While this approach worked, it required highly skilled people involved with setup of the machine and process. Firstly, the people analyzing x-ray images of the complete part (in our case alloy wheel)  and making process adjustments must be experts in interpretation of such inspection findings. Staff must take the knowledge of a quality-inspected part and related this to a set of relevant parameters on the actual part that can be applied to input of the machine to hopefully produce new part with better and more exact quality characteristics. To mitigate these challenges, a further molding/casting system and its control system is shown in Figure below. Example of the production of light alloy wheels displays a novel MAXImolding!™ – a semi-solid metal injection molding machine (SSM-IMM) working together with fully automated ADR x-ray inspection system and using fully automated data feedback from the x-ray machine.

Source: Jacobsen, Canada
Molding machine and x-ray machine working in tandem in a digital factory of 21st century.
General smart manufacturing concept: production system combined with inspection system

This new process, as well as the materials – available today in the form of the semi-solid metal (SSM) metallurgy – combined with applied mathematics (AI, machine learning, big data mining, SPC etc.) and the use of self-contained fully operated modules based on the new HyperComMachinery™ (**) concept can revolutionise the classical die-casting industry.

The magnesium semi-solid injection molding MAXImolding!™ machine is able to achieve a fully automated molding factory. It will ensure the fast production of good parts, and maintain stable automatic closed loop process control. The factory consists of proprietary robotics and machine vision systems, based on one single unified software. The novelty of this invention is in the way in which an additional set of variables obtained from the inspected parts is generated and used, to allow for iteratively starting a fast automated process. This allows us to obtain good production parts with minimal losses in energy and materials.

A model of a fully automated injection molding process is depicted in the Figure above. The operator is only required to power up the machine, choos the 3D part to be molded and ensure material is available and molded parts are taken away. For example, the molding wheel for a car would follow a basic sequence like this:

The operator would provide power to the semisolid molding machine, follow an initial checklist related to supply of the material, and safety verification, and then press the start button. The new MAXImolding!™ injection molding machine would start molding the first wheel based on proposed initial process parameter data set and, upon completion the wheel is immediately inspected at the x-ray inspection system. The fully automated x-ray inspection system would determine the quality of the wheel and generate the digital model of the part that is now unequally identified for life of the part. If the part is good, all information about this good wheel will be stored in a good wheel data set data base. The same process would be followed for the original production (process) data set, as well as the design 3D model data set. If the wheel is bad, information will be stored in a bad wheel dataset in the database. Assuming that the wheel is bad, the knowledge system will determine which set of parameters need to be adjusted iteratively to improve deficient characteristics of the wheel, and a new set of inputs will be generated in the parameter generator. For example, the inspection may indicate that the wheel is not completely formed, indicating insufficient feedstock has been injected into the mold, commonly referred to as a short shot. The knowledge system determines a longer injection period is appropriate, and iteratively instructs the parameter generator to delay the closing of the nozzle. The next machine cycle is executed, serialized, and passed on to the inspection system. More data from the inspection system is generated which allows for more information and faster convergence to a set of parameters that yields good quality wheels. This process for producing magnesium wheels by closing the loop with data from an inspection system and accelerating convergence with data sets from good wheels and bad wheels as well as digital 3D model of the original design will allow the production of net-shape high integrity wheels with minimal rejects. A fully automated process will generate the necessary information to run the process and maintain high quality production at all times.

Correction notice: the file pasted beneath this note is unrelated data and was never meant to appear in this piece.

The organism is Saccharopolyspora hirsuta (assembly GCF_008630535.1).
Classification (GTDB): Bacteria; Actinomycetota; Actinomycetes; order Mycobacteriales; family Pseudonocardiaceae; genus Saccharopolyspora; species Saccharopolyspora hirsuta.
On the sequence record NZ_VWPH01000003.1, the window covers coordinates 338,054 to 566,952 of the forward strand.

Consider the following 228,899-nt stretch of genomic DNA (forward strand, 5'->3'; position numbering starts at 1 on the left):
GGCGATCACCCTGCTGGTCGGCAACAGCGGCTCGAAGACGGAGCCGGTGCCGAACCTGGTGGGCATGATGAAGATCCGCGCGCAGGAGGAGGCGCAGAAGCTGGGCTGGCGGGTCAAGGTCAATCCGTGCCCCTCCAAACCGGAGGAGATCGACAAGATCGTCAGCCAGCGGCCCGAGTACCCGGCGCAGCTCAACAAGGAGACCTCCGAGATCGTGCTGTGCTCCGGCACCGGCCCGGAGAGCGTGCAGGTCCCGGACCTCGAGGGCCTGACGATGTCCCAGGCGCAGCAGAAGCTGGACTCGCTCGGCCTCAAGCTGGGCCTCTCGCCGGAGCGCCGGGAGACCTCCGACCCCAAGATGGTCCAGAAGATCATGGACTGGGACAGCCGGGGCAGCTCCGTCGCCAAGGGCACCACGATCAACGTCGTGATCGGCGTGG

This is an intrinsically safe, energy and material efficient, environmentally sound magnesium-molding factory with no emission of gases outside of factory parameters. All molding machines and x-ray inspection machines, as well as proprietary linear robotics and machine vision systems integrated into this semisolid injection molding process, will ensure the fast production of good parts, and maintain stable automatic closed loop process control. The collection of process data for the same or similar parts worldwide (planetary molding) will go via cloud and everybody can use it.

(*) Lohmüller, A.; Körner, C.; Singer, R. F.: Neue Gießtechnologien: Ressourceneffizient und wirtschaftlich. In: R. Neugebauer (Hrsg.): Ressourceneffiziente Technologien für den Powe(*) Lohmüller, A.; Körner, C.; Singer, R. F.: Neue Gießtechnologien: Ressourceneffizient und wirtschaftlich. In: R. Neugebauer (Hrsg.): Ressourceneffiziente Technologien für den Powertrain; International Chemnitz Manufacturing Colloquium ICMC 2012, S. 67 – 81

(**) HyperComMachinery™ concept defines self-contained fully operated modules that flow seamlessly into factory SCADA system according to CEO’s ultimate wish – one software for whole factory!